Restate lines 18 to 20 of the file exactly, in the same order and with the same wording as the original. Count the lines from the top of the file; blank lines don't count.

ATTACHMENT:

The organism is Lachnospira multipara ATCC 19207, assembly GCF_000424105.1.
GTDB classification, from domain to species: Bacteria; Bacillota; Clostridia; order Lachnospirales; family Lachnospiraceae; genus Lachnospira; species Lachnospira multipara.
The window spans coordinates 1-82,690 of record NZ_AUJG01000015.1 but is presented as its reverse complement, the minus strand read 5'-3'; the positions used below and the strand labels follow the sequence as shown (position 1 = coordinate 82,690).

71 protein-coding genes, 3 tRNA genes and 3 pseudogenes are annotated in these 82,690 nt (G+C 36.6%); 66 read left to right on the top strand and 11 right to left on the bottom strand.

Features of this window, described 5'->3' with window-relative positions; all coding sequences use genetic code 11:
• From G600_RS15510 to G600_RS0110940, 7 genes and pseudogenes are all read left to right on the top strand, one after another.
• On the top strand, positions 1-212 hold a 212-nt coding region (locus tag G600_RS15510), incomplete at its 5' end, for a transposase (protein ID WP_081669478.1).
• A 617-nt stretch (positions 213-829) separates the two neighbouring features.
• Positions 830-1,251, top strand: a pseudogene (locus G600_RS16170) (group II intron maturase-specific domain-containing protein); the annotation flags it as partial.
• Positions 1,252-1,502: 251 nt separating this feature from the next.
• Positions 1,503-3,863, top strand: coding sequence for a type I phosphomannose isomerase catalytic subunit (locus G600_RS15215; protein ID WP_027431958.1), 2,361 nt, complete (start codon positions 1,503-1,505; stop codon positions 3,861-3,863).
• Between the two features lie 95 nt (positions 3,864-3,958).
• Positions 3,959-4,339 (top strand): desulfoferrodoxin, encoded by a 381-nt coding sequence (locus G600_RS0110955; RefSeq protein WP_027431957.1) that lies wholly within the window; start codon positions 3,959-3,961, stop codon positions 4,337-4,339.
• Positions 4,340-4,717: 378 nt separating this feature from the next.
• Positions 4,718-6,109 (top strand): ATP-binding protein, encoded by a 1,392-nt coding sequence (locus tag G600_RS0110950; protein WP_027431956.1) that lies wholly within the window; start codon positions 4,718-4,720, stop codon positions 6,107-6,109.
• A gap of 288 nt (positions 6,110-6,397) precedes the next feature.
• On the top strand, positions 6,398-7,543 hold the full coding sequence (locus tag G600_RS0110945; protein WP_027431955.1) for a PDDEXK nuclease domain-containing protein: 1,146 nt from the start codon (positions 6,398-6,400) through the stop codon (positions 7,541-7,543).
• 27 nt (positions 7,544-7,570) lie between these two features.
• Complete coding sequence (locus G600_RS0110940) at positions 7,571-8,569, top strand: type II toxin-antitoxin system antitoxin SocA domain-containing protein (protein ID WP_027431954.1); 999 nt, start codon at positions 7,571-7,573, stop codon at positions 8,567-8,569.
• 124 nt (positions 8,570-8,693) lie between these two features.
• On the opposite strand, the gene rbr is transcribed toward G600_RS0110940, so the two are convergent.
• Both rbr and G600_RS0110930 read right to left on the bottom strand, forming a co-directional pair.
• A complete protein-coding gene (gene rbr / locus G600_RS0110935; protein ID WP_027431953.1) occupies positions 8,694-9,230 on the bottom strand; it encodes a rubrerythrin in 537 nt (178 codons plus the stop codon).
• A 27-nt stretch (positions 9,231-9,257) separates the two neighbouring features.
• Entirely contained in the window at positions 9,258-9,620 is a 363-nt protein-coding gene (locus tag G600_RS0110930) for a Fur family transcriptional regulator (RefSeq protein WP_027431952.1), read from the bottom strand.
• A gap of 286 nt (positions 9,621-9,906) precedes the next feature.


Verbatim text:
• 27 nt (positions 7,544-7,570) lie between these two features.
• Complete coding sequence (locus G600_RS0110940) at positions 7,571-8,569, top strand: type II toxin-antitoxin system antitoxin SocA domain-containing protein (protein ID WP_027431954.1); 999 nt, start codon at positions 7,571-7,573, stop codon at positions 8,567-8,569.
• 124 nt (positions 8,570-8,693) lie between these two features.